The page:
system) on what was once the head office of the A. Soriano Corporation. Churches[edit] Four of the leading Christian religious dominations in the Philippines established their presence in the district. For Roman Catholics, there is the Santo Niño (Child Jesus) Parish along Jesus Street. The members of the Iglesia ni Cristo
Iglesia ni Cristo
and the Pandacan
Pandacan
United Methodist Church, both along President Quirino Avenue
Quirino Avenue
have a local, and the Aglipayan
Aglipayan
or members of the Iglesia Filipina Independiente (Parish of the Sto. Niño) have a church along Labores Street. History[edit] Officially, Pandacan
Pandacan
was established as a community in 1574 when Franciscan
Franciscan
priests of the Roman Catholic Church
Roman Catholic Church
established the first mission in the district. Pandacan
Pandacan
was originally part of the parish of Sampaloc; it was later established as a separate parish in 1712. Pandacan
Pandacan
was a farming community, producing small quantities of rice and sugar that were sold to the Spanish enclave in Intramuros. Aside from a few vegetable plots, the old Pandacan
Pandacan
produced bricks and tiles, colored cotton laces but in limited quantities. The district also produced shoes and small boats. In the 19th century, Pandacan
Pandacan
was described as a "Little Venice" or "Little Italy" for its numerous canals or estuaries leading to the Pasig
Pasig
River. Many would leisurely row through the estuaries in the late afternoons as described by Francisco Balagtas
Francisco Balagtas
in his early writings. Pandacan
Pandacan
was home to balladeers and a source of musicians in the early times. Late in the Spanish era and into the American regime, Pandacan
Pandacan
was developed into becoming the first industrial estate in the Philippines. The first modern manufacturing company was built in Pandacan
Pandacan
and was called the Compañia General de Tabacos de Filipinas in 1882, a modern cigar-making plant. The first stone church in Pandacan
Pandacan
was built in 1732 by Father Francisco del Rosario. The church would take 30 years to complete. The image of the Holy Child of Jesus or popularly known as Sto. Niño was enshrined at the church and its feast is traditionally celebrated on the third Sunday of January. According to legend, the image of the Santo Niño was recovered from a well near the church and some say the water from the well resulted in the miraculous healing of the infirm. The well has long been sealed due to pollutants but a shrine stands on what was once the well. The original church, completed in 1760, was twice destroyed by earthquakes. A modern church now stands on the ruins including a parish school which stands on what was the Catholic cemetery of the district. Pandacan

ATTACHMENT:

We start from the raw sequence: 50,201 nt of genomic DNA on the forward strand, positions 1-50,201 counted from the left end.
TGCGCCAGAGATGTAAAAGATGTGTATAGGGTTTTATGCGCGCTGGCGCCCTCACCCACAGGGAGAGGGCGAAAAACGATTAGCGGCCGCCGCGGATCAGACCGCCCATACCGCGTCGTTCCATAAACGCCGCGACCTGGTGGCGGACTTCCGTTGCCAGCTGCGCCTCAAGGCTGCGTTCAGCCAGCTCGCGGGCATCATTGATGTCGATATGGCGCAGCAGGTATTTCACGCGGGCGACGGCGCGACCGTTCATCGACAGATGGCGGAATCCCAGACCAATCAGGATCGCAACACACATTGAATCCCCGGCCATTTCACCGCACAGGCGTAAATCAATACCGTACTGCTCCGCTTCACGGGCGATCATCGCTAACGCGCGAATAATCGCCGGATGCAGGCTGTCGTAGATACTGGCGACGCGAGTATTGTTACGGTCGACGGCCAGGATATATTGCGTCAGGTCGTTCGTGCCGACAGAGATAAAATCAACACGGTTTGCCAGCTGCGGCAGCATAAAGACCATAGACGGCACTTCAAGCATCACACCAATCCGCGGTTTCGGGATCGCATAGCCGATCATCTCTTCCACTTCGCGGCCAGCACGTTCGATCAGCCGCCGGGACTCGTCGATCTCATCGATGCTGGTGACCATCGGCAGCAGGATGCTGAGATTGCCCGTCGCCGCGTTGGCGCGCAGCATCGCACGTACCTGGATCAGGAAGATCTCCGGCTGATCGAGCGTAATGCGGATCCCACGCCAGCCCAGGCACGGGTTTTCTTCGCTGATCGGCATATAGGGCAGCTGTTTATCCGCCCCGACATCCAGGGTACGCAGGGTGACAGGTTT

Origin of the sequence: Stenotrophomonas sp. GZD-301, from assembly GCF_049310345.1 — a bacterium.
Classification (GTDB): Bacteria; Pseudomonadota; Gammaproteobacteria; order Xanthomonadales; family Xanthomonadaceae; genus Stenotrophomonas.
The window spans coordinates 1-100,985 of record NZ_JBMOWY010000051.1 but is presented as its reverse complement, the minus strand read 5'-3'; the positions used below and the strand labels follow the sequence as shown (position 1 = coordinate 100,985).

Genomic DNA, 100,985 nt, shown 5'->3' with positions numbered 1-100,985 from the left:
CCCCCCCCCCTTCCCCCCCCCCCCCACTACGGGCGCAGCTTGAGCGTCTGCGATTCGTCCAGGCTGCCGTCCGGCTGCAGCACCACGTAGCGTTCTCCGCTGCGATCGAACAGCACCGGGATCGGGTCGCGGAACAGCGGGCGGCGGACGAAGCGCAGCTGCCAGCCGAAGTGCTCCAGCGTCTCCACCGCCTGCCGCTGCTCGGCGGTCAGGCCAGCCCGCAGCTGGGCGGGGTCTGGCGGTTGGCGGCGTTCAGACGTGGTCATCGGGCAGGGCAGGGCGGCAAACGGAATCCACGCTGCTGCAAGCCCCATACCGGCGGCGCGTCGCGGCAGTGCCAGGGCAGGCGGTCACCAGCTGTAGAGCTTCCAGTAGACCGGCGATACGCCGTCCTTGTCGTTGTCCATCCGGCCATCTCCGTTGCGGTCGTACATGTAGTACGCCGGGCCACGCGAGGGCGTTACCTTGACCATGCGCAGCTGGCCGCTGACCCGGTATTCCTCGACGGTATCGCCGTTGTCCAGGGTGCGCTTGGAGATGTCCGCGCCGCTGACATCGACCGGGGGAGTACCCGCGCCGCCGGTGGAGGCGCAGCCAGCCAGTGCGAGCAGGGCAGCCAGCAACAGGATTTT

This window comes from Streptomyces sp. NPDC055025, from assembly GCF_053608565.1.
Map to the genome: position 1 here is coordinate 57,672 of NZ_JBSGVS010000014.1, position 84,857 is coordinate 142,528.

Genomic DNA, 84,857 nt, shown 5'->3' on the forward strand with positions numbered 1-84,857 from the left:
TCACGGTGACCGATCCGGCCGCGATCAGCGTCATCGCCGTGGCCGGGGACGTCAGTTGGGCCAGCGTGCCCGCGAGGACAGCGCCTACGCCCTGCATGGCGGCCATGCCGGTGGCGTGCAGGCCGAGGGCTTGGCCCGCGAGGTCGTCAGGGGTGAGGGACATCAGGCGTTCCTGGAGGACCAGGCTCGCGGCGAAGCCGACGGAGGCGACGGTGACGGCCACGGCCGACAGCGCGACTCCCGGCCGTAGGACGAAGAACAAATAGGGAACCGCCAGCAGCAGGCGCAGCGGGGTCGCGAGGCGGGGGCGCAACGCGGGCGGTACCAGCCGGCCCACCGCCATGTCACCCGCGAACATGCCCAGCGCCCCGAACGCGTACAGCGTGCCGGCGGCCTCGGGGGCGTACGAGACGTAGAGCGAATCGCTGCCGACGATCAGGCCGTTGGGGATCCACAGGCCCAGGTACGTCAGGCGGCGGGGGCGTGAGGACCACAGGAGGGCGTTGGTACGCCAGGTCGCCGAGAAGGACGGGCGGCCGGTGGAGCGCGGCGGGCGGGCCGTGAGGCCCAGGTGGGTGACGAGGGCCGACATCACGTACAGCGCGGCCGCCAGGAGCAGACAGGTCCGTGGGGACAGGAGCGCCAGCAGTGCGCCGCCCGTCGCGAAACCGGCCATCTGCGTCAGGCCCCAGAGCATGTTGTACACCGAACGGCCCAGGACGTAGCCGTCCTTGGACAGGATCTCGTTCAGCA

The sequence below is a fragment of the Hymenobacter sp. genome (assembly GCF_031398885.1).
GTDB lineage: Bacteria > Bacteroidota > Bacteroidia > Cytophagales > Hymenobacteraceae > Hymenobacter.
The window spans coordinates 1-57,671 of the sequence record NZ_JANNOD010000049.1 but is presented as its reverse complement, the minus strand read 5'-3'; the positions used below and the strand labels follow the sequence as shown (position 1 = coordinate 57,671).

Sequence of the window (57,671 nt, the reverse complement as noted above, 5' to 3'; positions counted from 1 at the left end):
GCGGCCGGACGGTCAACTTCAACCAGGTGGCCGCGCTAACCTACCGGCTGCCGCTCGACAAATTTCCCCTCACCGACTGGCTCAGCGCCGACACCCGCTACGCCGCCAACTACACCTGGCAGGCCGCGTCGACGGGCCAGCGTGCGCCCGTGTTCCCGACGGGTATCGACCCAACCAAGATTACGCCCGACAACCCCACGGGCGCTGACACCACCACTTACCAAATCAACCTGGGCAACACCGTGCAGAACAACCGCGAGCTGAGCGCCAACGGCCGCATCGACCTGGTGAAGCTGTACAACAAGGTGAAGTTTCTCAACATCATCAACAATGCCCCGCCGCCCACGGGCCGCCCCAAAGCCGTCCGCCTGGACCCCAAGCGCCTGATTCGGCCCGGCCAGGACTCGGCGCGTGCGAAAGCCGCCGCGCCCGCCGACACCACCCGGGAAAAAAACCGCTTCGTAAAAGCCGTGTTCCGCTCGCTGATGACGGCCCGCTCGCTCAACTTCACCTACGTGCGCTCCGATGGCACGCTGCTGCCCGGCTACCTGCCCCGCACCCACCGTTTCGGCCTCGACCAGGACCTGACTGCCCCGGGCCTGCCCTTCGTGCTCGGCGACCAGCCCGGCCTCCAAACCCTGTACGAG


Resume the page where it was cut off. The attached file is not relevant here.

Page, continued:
Pandacan
was home to prominent Filipino artists of the 19th century, including Francisco Baltazar
Francisco Baltazar
(also known as Balagtas) who authored Florante at Laura; musician Ladislao Bonus; Tagalog language
Tagalog language
theorist Lope K. Santos; and playwrights Miguel Masilungan and Pantaleon Lopez. By the turn of the 19th century, the American colonial government decreed Pandacan
Pandacan
as the center for industrial activity and had oil companies build their storage and distribution facilities in the district. With the presence of several manufacturing facilities in the district, a modern housing facility was built to house the workers at the nearby oil depots. The housing project was called "Kapitan Tikong" (Captain Tikong) subdivision, named after a popular local leader. The housing facility was built on the southeastern banks of the Estero de Beata. In honor of Francisco Baltazar, the streets in the subdivision were named after the characters of Florante at Laura. Modernization[edit] From industrial to commercial[edit] The manufacturing facilities in Pandacan
Pandacan